Questions for the RE Tomorrow – Please Help!

Hi ladies!!

It’s one of those days – I am freaking out about talking to the RE tomorrow (FINALLY, after 18 months!), and I just realized that I have no idea what kinds of questions I should have prepared. I laid awake last night with my mind-a-spinning, worried, excited, and realizing everything I don’t know about this next step in the journey.

So here are my questions:

Did you bring a list of questions to your initial consult? 
Is there anything you wish you’d have asked that you forgot?

Finally, the appointment is scheduled for 3:45pm, and right now it’s a phone consult, but we’re seriously considering doing the 300 mile / 6 hour drive up there tomorrow morning to meet in person. What do you think – important or no? Would a phone consult work just as well? Apparently it’s pretty common at CC.RM to do a phone consult initially because so many of the patients are from out of state. I was hoping we could kill two birds with one stone and do my ODWU (one day workup) while we were there, but the RE/testing center is booked out for Thurs/Fri, so we’re going to have to wait until next cycle to drive up and do that. Bummer. 🙁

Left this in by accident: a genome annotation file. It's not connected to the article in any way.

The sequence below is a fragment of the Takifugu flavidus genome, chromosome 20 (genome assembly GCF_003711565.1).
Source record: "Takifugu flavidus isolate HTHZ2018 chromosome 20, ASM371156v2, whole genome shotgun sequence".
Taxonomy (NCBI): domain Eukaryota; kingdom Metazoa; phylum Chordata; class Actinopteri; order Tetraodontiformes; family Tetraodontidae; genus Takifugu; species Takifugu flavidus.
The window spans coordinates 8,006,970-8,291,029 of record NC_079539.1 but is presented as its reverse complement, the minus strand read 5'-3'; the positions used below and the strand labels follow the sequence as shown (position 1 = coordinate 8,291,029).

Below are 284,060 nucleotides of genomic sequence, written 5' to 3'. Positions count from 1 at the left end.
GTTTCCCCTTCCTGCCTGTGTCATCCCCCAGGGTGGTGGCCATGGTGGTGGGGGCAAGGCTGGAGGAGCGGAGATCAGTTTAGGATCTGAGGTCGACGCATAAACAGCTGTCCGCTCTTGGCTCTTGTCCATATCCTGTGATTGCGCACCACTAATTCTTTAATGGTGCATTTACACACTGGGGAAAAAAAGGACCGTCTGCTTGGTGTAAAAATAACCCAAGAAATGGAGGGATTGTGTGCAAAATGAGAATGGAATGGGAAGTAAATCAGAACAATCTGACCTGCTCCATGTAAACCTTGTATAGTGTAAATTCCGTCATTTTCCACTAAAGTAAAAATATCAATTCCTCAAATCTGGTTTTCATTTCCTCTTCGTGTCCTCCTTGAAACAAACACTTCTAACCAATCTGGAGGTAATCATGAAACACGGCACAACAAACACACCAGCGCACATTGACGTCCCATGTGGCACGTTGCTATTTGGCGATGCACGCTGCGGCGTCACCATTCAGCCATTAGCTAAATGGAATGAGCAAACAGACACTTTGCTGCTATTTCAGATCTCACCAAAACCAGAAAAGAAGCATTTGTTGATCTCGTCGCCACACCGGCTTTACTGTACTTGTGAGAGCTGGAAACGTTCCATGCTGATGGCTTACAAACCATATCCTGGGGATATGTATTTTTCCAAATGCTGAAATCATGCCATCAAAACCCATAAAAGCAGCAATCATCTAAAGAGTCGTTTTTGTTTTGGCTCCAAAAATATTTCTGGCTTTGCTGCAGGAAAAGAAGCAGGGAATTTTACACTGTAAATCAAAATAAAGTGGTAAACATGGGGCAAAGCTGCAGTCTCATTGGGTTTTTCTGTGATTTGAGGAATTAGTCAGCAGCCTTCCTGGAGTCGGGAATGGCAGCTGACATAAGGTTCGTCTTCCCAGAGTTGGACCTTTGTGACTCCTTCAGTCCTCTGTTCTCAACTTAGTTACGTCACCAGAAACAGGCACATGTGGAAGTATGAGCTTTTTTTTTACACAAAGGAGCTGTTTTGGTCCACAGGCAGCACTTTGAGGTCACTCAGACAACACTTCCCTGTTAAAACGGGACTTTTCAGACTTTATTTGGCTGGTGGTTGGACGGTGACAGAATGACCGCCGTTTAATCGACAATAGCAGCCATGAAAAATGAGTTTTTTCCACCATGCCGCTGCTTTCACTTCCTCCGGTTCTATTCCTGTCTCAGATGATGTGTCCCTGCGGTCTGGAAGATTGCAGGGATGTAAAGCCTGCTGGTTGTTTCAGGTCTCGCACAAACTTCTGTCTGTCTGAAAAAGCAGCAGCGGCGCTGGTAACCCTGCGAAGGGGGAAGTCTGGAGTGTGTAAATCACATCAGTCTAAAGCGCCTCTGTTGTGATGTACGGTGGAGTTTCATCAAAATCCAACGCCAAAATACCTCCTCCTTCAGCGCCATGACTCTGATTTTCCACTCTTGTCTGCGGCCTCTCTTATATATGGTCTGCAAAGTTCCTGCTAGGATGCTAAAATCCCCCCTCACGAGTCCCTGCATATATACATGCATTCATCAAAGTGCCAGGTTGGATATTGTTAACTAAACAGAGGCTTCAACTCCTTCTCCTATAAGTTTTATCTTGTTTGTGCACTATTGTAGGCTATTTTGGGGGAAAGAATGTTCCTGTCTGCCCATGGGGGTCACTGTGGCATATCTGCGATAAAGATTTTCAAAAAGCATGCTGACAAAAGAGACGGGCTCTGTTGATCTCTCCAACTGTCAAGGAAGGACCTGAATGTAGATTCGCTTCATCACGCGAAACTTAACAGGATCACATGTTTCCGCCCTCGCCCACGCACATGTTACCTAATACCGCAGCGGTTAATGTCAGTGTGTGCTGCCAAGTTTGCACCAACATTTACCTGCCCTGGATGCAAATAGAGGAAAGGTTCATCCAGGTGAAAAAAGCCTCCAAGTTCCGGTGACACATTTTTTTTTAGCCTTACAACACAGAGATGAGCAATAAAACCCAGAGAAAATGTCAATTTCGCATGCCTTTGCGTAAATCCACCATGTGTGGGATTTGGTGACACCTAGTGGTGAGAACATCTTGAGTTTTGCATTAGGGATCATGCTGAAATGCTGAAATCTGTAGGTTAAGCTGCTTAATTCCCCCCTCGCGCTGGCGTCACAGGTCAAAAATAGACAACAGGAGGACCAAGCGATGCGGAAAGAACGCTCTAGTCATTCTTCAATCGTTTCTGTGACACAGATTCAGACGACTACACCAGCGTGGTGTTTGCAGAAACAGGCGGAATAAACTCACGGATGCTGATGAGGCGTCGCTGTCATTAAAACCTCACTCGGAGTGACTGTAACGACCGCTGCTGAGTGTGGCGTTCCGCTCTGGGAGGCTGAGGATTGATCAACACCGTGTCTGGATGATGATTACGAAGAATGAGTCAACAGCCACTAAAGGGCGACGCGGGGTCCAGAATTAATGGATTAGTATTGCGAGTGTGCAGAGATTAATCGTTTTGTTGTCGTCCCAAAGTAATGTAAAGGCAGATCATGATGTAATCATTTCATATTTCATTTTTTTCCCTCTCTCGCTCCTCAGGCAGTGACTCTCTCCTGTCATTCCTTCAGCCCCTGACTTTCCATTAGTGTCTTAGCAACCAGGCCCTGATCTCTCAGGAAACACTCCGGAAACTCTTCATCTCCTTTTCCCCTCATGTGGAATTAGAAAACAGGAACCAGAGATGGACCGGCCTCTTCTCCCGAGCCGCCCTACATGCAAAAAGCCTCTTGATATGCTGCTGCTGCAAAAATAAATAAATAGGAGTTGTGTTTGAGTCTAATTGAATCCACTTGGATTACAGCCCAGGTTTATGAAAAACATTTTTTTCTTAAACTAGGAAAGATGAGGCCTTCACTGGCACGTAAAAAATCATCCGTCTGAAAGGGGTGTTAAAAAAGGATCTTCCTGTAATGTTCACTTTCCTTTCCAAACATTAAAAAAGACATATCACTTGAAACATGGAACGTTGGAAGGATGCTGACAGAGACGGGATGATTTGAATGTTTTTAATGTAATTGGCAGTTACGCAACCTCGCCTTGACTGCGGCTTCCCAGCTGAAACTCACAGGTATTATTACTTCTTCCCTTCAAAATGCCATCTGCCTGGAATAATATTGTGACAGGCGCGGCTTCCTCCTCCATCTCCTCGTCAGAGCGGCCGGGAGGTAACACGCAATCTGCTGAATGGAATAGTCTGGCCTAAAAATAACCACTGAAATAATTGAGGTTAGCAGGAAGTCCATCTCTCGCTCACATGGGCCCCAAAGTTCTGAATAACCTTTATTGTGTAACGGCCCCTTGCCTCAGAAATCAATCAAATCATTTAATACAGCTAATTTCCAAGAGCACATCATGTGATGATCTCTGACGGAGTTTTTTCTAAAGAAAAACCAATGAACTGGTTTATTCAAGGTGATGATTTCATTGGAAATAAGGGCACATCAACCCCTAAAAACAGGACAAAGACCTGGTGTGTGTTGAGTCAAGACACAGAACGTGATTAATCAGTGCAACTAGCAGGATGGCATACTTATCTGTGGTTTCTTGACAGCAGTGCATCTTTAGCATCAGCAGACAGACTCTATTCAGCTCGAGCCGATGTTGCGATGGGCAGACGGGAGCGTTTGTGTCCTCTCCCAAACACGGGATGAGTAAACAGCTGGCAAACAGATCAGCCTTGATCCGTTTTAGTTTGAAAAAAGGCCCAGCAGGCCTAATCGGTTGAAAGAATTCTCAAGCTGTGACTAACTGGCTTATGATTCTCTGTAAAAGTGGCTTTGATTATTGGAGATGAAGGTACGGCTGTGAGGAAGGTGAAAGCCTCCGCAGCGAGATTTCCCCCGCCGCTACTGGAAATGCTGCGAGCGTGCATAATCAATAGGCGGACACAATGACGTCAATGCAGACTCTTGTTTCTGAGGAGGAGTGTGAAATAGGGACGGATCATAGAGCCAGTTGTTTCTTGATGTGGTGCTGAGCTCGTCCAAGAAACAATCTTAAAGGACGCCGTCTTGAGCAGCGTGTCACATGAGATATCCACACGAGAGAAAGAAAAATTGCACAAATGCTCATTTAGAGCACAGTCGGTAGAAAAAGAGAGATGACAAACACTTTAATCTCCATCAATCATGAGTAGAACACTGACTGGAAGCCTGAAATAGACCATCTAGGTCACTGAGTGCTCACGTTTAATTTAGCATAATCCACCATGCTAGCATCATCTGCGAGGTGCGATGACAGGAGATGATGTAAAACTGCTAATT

Thank you so much for your help!!


  1. I always bring a list of questions when I'm seeing my doctor. As nice as he is, for some reason I'm always intimidated and forget half the things I wanted to say! So having them written down is a must for me.As for questions…I found it hard with my initial consult because I didn't know what to ask yet. We didn't know what was wrong. He went over a few different scenarios of what it could be, but until we had CD3 u/s and b/w, it was all speculation. I suspect once you have the work-up done, that's when the questions will come flooding in.I would have all your cycle stats ready in front of you (length, average temperatures, O day, post-O p4 levels, etc) so you can provide him with as much info as possible. As well as any results from previous testing (SA included) Maybe even fax them to him prior to the call so he can review it.If I think of any specific questions I'll let you know! xo